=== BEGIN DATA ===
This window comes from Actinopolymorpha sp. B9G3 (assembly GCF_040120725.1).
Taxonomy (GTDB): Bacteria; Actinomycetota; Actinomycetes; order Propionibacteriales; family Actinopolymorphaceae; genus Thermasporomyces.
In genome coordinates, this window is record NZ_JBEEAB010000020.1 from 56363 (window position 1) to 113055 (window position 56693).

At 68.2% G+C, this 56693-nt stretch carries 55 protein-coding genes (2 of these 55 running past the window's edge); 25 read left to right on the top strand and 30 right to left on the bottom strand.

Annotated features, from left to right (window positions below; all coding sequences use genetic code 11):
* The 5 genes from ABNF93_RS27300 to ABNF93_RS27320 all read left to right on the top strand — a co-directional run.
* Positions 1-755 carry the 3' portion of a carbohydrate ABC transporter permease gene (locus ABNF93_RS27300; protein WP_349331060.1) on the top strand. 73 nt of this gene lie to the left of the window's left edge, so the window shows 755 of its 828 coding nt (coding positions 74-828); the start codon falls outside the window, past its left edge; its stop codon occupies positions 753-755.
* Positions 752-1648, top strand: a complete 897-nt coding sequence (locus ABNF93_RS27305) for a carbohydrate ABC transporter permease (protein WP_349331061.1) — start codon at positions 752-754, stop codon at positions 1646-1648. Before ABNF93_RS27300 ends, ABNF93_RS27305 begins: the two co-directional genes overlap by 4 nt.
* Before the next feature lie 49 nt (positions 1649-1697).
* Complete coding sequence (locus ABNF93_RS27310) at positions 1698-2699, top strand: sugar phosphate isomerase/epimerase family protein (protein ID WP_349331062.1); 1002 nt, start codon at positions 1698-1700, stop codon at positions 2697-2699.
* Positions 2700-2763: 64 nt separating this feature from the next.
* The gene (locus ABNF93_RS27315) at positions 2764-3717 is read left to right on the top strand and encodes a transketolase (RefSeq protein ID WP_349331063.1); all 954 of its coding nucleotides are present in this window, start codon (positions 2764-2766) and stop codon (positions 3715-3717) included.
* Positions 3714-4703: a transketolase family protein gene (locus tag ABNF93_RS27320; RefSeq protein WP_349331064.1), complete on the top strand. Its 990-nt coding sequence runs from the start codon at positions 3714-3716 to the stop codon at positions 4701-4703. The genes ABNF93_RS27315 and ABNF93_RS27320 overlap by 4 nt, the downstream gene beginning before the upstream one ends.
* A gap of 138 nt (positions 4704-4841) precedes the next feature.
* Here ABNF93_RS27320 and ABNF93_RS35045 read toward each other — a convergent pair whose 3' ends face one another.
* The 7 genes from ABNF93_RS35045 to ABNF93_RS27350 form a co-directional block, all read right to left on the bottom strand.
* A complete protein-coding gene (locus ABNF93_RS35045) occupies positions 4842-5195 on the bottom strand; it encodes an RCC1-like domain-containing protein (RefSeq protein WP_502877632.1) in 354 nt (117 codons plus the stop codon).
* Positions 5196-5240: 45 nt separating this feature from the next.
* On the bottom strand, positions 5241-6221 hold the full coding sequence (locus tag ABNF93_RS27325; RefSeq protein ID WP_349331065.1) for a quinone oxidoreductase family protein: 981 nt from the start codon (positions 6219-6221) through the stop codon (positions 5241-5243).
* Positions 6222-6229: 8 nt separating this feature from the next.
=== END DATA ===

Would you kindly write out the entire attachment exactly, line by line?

This window comes from Actinopolymorpha sp. B9G3 (assembly GCF_040120725.1).
Taxonomy (GTDB): Bacteria; Actinomycetota; Actinomycetes; order Propionibacteriales; family Actinopolymorphaceae; genus Thermasporomyces.
In genome coordinates, this window is record NZ_JBEEAB010000020.1 from 56363 (window position 1) to 113055 (window position 56693).

At 68.2% G+C, this 56693-nt stretch carries 55 protein-coding genes (2 of these 55 running past the window's edge); 25 read left to right on the top strand and 30 right to left on the bottom strand.

Annotated features, from left to right (window positions below; all coding sequences use genetic code 11):
* The 5 genes from ABNF93_RS27300 to ABNF93_RS27320 all read left to right on the top strand — a co-directional run.
* Positions 1-755 carry the 3' portion of a carbohydrate ABC transporter permease gene (locus ABNF93_RS27300; protein WP_349331060.1) on the top strand. 73 nt of this gene lie to the left of the window's left edge, so the window shows 755 of its 828 coding nt (coding positions 74-828); the start codon falls outside the window, past its left edge; its stop codon occupies positions 753-755.
* Positions 752-1648, top strand: a complete 897-nt coding sequence (locus ABNF93_RS27305) for a carbohydrate ABC transporter permease (protein WP_349331061.1) — start codon at positions 752-754, stop codon at positions 1646-1648. Before ABNF93_RS27300 ends, ABNF93_RS27305 begins: the two co-directional genes overlap by 4 nt.
* Before the next feature lie 49 nt (positions 1649-1697).
* Complete coding sequence (locus ABNF93_RS27310) at positions 1698-2699, top strand: sugar phosphate isomerase/epimerase family protein (protein ID WP_349331062.1); 1002 nt, start codon at positions 1698-1700, stop codon at positions 2697-2699.
* Positions 2700-2763: 64 nt separating this feature from the next.
* The gene (locus ABNF93_RS27315) at positions 2764-3717 is read left to right on the top strand and encodes a transketolase (RefSeq protein ID WP_349331063.1); all 954 of its coding nucleotides are present in this window, start codon (positions 2764-2766) and stop codon (positions 3715-3717) included.
* Positions 3714-4703: a transketolase family protein gene (locus tag ABNF93_RS27320; RefSeq protein WP_349331064.1), complete on the top strand. Its 990-nt coding sequence runs from the start codon at positions 3714-3716 to the stop codon at positions 4701-4703. The genes ABNF93_RS27315 and ABNF93_RS27320 overlap by 4 nt, the downstream gene beginning before the upstream one ends.
* A gap of 138 nt (positions 4704-4841) precedes the next feature.
* Here ABNF93_RS27320 and ABNF93_RS35045 read toward each other — a convergent pair whose 3' ends face one another.
* The 7 genes from ABNF93_RS35045 to ABNF93_RS27350 form a co-directional block, all read right to left on the bottom strand.
* A complete protein-coding gene (locus ABNF93_RS35045) occupies positions 4842-5195 on the bottom strand; it encodes an RCC1-like domain-containing protein (RefSeq protein WP_502877632.1) in 354 nt (117 codons plus the stop codon).
* Positions 5196-5240: 45 nt separating this feature from the next.
* On the bottom strand, positions 5241-6221 hold the full coding sequence (locus tag ABNF93_RS27325; RefSeq protein ID WP_349331065.1) for a quinone oxidoreductase family protein: 981 nt from the start codon (positions 6219-6221) through the stop codon (positions 5241-5243).
* Positions 6222-6229: 8 nt separating this feature from the next.